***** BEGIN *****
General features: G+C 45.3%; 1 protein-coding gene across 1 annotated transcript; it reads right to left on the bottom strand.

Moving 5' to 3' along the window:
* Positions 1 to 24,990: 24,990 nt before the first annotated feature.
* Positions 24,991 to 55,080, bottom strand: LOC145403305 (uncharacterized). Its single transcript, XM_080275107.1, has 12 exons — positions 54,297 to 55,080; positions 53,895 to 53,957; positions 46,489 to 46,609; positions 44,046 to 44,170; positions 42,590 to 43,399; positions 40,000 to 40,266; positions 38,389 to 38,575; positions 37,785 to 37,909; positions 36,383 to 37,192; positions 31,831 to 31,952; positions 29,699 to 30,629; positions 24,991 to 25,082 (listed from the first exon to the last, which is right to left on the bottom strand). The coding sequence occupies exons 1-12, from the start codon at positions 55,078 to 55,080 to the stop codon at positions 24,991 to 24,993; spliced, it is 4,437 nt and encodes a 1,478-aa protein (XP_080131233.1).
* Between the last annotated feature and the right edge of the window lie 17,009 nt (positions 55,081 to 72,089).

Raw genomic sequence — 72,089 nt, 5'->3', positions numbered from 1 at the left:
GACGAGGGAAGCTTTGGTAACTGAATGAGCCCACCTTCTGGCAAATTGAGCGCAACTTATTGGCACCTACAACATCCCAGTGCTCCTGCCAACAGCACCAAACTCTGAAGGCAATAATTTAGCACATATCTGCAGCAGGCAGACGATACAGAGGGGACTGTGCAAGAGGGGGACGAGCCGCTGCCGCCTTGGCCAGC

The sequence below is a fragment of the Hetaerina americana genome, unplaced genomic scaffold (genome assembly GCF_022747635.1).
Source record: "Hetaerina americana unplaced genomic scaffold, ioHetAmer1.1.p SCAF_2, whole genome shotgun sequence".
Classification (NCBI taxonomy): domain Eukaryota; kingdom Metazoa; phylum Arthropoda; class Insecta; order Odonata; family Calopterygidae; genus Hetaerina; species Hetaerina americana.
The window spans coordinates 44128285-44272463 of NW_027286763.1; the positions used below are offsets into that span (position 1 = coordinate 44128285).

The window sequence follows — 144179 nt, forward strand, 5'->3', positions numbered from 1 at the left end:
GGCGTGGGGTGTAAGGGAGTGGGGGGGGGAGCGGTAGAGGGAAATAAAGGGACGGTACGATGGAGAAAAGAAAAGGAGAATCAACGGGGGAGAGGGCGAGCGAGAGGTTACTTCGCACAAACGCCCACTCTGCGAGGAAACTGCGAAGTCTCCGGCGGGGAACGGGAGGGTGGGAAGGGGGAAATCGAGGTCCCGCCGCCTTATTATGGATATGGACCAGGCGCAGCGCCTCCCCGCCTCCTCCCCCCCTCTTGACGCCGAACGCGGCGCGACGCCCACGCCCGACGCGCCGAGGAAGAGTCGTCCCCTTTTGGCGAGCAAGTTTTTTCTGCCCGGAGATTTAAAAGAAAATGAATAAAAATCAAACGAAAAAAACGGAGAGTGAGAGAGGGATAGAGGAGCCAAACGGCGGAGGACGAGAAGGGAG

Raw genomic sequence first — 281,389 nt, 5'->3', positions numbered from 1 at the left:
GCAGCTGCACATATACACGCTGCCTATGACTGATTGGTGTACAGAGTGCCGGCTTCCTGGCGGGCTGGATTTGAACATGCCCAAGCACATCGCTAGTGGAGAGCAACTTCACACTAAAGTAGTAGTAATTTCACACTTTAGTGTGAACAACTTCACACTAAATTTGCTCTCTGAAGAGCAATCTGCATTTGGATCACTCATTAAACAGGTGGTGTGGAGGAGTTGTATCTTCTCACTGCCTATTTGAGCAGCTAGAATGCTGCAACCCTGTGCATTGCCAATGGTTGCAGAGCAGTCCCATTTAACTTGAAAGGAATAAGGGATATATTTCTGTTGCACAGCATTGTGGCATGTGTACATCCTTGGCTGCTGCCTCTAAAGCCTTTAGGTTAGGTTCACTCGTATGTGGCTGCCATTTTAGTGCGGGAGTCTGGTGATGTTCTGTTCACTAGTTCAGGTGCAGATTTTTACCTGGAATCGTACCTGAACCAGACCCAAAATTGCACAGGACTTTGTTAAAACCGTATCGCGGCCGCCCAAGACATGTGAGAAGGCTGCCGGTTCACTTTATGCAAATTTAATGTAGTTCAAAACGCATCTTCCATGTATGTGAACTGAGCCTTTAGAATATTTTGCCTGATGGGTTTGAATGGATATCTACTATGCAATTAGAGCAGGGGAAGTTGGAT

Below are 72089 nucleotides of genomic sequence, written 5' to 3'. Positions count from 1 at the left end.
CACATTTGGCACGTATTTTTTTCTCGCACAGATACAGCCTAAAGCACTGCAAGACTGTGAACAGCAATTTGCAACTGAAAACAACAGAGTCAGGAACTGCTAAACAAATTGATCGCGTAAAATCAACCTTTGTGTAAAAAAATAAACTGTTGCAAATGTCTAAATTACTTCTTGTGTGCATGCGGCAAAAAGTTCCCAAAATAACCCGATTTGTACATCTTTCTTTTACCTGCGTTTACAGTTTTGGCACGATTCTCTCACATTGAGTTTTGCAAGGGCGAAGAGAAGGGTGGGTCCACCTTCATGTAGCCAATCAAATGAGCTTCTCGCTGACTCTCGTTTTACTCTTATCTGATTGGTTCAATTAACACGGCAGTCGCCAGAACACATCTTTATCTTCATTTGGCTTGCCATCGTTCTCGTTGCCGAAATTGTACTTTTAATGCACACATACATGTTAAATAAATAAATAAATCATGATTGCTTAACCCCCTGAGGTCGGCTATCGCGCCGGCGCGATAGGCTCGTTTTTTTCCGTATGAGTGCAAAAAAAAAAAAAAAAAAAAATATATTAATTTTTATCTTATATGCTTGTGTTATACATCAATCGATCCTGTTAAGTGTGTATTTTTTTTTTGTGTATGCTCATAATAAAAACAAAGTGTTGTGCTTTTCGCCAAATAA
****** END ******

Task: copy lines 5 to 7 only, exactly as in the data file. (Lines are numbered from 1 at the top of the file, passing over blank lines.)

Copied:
* Between the last annotated feature and the right edge of the window lie 17,009 nt (positions 55,081 to 72,089).

Raw genomic sequence — 72,089 nt, 5'->3', positions numbered from 1 at the left:
GACGAGGGAAGCTTTGGTAACTGAATGAGCCCACCTTCTGGCAAATTGAGCGCAACTTATTGGCACCTACAACATCCCAGTGCTCCTGCCAACAGCACCAAACTCTGAAGGCAATAATTTAGCACATATCTGCAGCAGGCAGACGATACAGAGGGGACTGTGCAAGAGGGGGACGAGCCGCTGCCGCCTTGGCCAGC